Roads need ‘extensive’ repair works after Storm Frank

Roads across the country will need “extensive repair” when flood waters recede, says Conor Faughnan, director of consumer affairs with AA RoadWatch.

Even roads that are only partially flooded will be significantly damaged, he said, and surfaces will be affected.

“We had something similar to this, perhaps not as bad, or as extensive, or as long in duration, but something similar to this, in 2009,” he said.

“And when those flood waters receded, there was extensive damage to the road surface.

“So, I think, for local authorities up and down the country, their first thing in 2016 will be extensive road repair and I think, inevitably, they will need some funding for that.”

The worst-affected areas are in Munster and Leinster, where a number of roads are still closed, after storm Frank battered the country earlier this week.

“The worst-affected counties are still Cork and Kilkenny, but you can encounter a closed road pretty much anywhere in the country, and we’ve listed lots of them on the AA RoadWatch website. It’s quicker to list the counties that are not affected,” said Mr Faughnan.

Meanwhile, the Fianna Fáil transport spokesman, Timmy Dooley, criticised the Government’s track record on maintaining regional and local roads.

“The Government has claimed, at each annual budget, that it is protecting maintenance spending on regional and local roads throughout the country. However, the latest figures I have received tell a different story entirely,” said Mr Dooley, who was responding to a reply from the Department of Transport that revealed €580m a year is required to keep the country’s roads up to scratch.

“Since 2012, the investment made in roads has been well under the level required to properly maintain them. The Government itself acknowledges this,” he said.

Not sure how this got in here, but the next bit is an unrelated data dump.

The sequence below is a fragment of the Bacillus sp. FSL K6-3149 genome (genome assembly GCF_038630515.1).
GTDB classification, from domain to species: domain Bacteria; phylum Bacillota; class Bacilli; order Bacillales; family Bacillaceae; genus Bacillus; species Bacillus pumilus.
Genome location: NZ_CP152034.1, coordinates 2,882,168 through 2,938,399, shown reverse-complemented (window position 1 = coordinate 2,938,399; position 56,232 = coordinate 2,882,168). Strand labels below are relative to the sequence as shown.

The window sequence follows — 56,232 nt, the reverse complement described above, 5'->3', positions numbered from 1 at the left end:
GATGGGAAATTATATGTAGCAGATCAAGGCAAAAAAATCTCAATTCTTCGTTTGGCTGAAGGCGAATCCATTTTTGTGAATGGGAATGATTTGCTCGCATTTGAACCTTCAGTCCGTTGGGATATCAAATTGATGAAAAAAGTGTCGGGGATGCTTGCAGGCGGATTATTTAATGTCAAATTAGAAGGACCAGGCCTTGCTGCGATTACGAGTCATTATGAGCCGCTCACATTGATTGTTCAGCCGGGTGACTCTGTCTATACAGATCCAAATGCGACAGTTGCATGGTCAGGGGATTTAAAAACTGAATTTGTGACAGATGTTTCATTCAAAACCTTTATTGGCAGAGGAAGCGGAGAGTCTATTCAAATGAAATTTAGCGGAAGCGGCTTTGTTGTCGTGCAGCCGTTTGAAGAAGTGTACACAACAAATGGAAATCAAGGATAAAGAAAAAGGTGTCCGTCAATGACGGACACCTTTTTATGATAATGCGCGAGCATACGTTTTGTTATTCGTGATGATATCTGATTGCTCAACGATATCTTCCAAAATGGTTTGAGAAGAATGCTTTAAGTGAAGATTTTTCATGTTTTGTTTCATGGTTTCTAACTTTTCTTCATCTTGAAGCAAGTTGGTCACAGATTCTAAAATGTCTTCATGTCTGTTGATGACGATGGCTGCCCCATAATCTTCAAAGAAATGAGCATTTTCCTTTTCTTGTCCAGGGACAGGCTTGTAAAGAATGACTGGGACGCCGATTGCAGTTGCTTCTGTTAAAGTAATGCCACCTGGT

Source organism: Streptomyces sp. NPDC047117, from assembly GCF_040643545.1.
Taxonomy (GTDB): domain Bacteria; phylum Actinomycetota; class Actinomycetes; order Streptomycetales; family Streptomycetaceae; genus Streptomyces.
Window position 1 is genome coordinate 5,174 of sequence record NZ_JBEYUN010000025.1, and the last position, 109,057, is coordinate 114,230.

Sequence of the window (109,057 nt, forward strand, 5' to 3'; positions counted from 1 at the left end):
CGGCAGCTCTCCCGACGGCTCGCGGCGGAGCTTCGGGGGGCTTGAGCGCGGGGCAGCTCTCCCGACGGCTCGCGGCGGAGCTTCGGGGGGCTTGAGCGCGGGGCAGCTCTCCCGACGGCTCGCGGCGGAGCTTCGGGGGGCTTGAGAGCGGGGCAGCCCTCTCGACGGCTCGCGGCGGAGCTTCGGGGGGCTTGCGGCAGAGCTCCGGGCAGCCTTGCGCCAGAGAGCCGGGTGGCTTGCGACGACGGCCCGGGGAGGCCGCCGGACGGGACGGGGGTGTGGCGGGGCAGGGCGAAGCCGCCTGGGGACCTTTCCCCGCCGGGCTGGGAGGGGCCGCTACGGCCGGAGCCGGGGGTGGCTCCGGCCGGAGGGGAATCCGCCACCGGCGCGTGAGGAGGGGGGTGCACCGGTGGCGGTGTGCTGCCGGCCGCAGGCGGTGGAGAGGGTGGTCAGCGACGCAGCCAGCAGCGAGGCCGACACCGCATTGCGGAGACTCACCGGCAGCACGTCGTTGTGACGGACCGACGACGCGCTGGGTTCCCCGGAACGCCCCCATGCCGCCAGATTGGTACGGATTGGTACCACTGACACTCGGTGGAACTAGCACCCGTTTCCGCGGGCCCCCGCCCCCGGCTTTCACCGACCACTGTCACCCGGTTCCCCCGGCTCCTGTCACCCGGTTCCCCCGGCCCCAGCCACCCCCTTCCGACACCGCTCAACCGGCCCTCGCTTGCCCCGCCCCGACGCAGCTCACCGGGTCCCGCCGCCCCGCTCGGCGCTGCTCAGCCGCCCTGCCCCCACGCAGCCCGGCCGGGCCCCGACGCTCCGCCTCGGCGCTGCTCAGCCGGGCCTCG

“The maintenance costs have far exceeded annual investment in roads in recent years. The Government underspent by an estimated €289m per annum on roads this year alone.”

Mr Dooley said there has been a “dramatic underspend” for the last few years.

“If you look at the three-year average of what was spent on roads in each county from 2013 to 2015, you will discover that maintenance spending on roads has been approximately 47% below what is required to keep the roads in a good condition.

“This is the reason why regional and local roads are potholed, and in such a terrible condition, in many parts of the country.”

More on this topic

Hundreds still waiting for flood relief fundingHundreds still waiting for flood relief funding

Most in favour of state-back insurance fund to help weather victimsMost in favour of state-back insurance fund to help weather victims

€106m set aside to fix roads damaged in recent floods€106m set aside to fix roads damaged in recent floods

Government announces plan for new group to combat  River Shannon floodingGovernment announces plan for new group to combat River Shannon flooding


Dr Sarah Miller is the CEO of Dublin’s Rediscovery Centre, the national centre for the Circular Economy in Ireland. She has a degree in Biotechnology and a PHD in Environmental Science in Waste Conversion Technologies.‘We have to give people positive messages’

When I was pregnant with Joan, I knew she was a girl. We didn’t find out the gender of the baby, but I just knew. Or else, I so badly wanted a girl, I convinced myself that is exactly what we were having.Mum's the Word: I have a confession: I never wanted sons. I wanted daughters

What is it about the teenage years that are so problematic for families? Why does the teenage soul rage against the machine of the adult world?Learning Points: It’s not about the phone, it’s about you and your teen

Judy Collins is 80, and still touring. As she gets ready to return to Ireland, she tells Ellie O’Byrne about the songs that have mattered most in her incredible 60-year career.The songs that matter most to Judy Collins from her 60-year career

More From The Irish Examiner